For the majority of foreigners who live in Denmark, learning the Danish language comes with the territory of relocating to the country. It’s not always an easy process, but it can be a rewarding one.
We asked our readers what learning Danish had changed for them. We received a lot of interesting answers and input – thanks to all who took the time to answer our survey.
Some said that learning Danish was a personal decision while for others, it was a requirement of immigration rules.
“It was my own decision to learn the language to be able to understand what is happening around me in daily life (on public transport, in the shop, on the street, what my colleagues are chatting about when they don’t use English), and with the hope that I can easier build up some social connections with locals! If I live in a foreign country, then it’s the minimum to speak and understand the language at some extent,” said Dorina.
“I’m still in module 1 [of the national language school programme, ed.], so no change (to my life) yet, but I can see that my colleagues are valuing my effort very much,” she added.
Pedro told us that “as a person who’s lived in a few countries since I was very young, I do understand the enormous value of completely emerging oneself and learning the language of your current home.”
“It opens up a whole new world in a sense and it helps you to be fully engaged into a new society. And I’ve felt that the locals truly appreciate it when someone knows their language,” he said.
“That’s especially true with Danish since relatively there are so few speakers in the world,” he added.
“Regardless of my own desire to learn I do need to learn to pass a few language exams to fulfil my visa requirements, for permanent residency and hopefully citizenship exams,” Pedro also said while adding that knowing Danish would likely broaden his career options while in Denmark.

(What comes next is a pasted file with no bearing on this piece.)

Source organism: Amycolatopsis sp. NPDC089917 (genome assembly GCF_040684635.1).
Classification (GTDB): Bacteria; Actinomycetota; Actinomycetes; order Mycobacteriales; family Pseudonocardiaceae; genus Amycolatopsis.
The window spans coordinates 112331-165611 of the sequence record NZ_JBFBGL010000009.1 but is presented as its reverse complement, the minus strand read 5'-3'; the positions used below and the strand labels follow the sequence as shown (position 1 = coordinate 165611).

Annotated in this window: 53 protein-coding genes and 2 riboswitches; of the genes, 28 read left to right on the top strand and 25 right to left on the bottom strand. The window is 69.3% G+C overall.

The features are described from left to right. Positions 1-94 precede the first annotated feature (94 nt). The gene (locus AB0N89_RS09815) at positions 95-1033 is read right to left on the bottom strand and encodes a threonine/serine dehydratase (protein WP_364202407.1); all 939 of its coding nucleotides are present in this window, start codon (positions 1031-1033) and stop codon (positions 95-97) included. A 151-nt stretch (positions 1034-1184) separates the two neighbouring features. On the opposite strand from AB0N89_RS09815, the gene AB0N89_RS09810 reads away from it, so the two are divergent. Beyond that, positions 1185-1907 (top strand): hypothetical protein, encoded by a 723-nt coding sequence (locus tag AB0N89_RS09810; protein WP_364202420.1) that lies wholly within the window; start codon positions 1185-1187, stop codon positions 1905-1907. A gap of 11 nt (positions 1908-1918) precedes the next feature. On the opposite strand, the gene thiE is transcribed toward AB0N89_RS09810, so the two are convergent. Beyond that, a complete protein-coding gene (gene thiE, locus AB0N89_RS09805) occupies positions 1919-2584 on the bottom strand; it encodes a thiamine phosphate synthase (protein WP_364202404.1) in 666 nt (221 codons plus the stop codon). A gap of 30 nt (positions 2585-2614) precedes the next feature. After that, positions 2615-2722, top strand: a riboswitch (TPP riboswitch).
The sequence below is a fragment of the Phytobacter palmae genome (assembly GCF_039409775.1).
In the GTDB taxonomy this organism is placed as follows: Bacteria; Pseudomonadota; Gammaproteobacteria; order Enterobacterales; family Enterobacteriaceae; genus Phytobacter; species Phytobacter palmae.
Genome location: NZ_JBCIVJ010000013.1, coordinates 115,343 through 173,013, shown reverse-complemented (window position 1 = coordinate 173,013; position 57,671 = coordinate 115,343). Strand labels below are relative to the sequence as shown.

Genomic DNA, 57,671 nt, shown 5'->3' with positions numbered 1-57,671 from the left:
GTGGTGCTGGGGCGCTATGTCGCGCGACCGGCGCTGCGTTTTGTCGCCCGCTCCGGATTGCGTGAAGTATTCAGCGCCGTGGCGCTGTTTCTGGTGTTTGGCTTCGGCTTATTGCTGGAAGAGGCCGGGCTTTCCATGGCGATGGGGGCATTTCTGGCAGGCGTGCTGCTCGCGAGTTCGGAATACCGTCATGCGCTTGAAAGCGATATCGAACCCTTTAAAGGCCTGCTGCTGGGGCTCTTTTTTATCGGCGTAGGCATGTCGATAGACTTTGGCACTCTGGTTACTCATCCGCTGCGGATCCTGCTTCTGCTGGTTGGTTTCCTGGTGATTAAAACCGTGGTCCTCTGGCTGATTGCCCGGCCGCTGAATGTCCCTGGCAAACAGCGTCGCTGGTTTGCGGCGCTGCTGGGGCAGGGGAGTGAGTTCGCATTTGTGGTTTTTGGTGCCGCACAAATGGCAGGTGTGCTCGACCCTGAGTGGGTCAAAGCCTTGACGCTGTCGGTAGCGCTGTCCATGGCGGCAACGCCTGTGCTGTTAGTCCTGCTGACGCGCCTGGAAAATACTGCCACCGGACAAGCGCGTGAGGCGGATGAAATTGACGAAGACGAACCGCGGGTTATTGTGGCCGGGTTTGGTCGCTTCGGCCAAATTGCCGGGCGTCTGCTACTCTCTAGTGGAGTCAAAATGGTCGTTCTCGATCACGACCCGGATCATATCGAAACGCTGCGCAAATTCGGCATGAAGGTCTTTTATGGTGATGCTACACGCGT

Lizzie meanwhile said she had begun learning Danish “because I decided to stay in the country after graduation, so it made sense to learn Danish, so I can integrate easier.”
“I’m from outside the EU. It was compulsory for me to learn (Danish) on a reunification visa,” Barry said.
Being able to speak Danish had a range of impacts on the lives of our respondents.
“After 10 years I still work in a predominately English workplace,” Barry said, adding that he used the local language “when out shopping and (for) other simple everyday interactions.”
Learning Danish has “enabled me to engage and become involved in society, build a social circle independent of my wife’s social circle and become more eligible in my previous professional field,” wrote Lyle, who was required to learn the language to meet visa requirements.
“Danes hold you in a higher regard when you engage in Danish even if you attempt and you suck a bit,” he said.
Another reader, Iulian, said language classes were a good place to “meet people having the same obstacles and make new friends.”
“And it is free now,” he noted.
“I have a nice relation with my 70-plus year-old neighbour who speaks only Danish. He helped us with so many things so far, things I would have not known if he would not have told me. It was possible because I learned some Danish, enough to understand each other,” Iulian said.
“Finding work and internships I think has been easier” with Danish, wrote Lizzie, adding that even at international companies, Danish can help you feel more at home.
“Almost everyone speaks Danish in the breaks,” she said.
“It’s allowed me to communicate with others, especially at my son’s vuggestue [childcare] where many don’t speak English as much as the general population,” Pedro added.
Dorina told us that “A whole new world opens up by understanding what’s going on around me.”
“The biggest achievement of starting the language is that I can already catch some words from locals and be able to differentiate words within a sentence when they speak,” she said.